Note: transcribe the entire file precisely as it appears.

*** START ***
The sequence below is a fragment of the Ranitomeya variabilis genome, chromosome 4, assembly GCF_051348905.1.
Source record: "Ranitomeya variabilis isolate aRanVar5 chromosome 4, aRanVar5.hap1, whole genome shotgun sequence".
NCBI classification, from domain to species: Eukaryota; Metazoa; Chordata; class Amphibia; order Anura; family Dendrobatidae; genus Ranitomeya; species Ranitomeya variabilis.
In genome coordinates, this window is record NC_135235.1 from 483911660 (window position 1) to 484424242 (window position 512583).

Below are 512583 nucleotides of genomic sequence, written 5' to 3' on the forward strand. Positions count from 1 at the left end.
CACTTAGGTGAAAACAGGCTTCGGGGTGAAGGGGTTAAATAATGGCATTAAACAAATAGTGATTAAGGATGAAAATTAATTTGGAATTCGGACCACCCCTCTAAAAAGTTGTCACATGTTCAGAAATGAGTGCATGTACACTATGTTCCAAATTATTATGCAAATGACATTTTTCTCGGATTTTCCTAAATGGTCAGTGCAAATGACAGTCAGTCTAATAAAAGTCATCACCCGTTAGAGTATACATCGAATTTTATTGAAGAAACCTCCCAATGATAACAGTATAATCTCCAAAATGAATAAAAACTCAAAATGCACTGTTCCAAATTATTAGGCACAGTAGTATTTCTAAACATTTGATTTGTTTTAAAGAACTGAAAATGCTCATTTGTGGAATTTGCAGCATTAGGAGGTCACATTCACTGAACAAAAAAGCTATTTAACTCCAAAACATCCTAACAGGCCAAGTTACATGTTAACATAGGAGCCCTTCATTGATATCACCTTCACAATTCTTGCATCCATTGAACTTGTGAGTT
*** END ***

The sequence below is a fragment of the Ranitomeya variabilis genome, chromosome 4, assembly GCF_051348905.1.
Source record: "Ranitomeya variabilis isolate aRanVar5 chromosome 4, aRanVar5.hap1, whole genome shotgun sequence".
NCBI classification, from domain to species: Eukaryota; Metazoa; Chordata; class Amphibia; order Anura; family Dendrobatidae; genus Ranitomeya; species Ranitomeya variabilis.
In genome coordinates, this window is record NC_135235.1 from 483911660 (window position 1) to 484424242 (window position 512583).

Below are 512583 nucleotides of genomic sequence, written 5' to 3' on the forward strand. Positions count from 1 at the left end.
CACTTAGGTGAAAACAGGCTTCGGGGTGAAGGGGTTAAATAATGGCATTAAACAAATAGTGATTAAGGATGAAAATTAATTTGGAATTCGGACCACCCCTCTAAAAAGTTGTCACATGTTCAGAAATGAGTGCATGTACACTATGTTCCAAATTATTATGCAAATGACATTTTTCTCGGATTTTCCTAAATGGTCAGTGCAAATGACAGTCAGTCTAATAAAAGTCATCACCCGTTAGAGTATACATCGAATTTTATTGAAGAAACCTCCCAATGATAACAGTATAATCTCCAAAATGAATAAAAACTCAAAATGCACTGTTCCAAATTATTAGGCACAGTAGTATTTCTAAACATTTGATTTGTTTTAAAGAACTGAAAATGCTCATTTGTGGAATTTGCAGCATTAGGAGGTCACATTCACTGAACAAAAAAGCTATTTAACTCCAAAACATCCTAACAGGCCAAGTTACATGTTAACATAGGAGCCCTTCATTGATATCACCTTCACAATTCTTGCATCCATTGAACTTGTGAGTT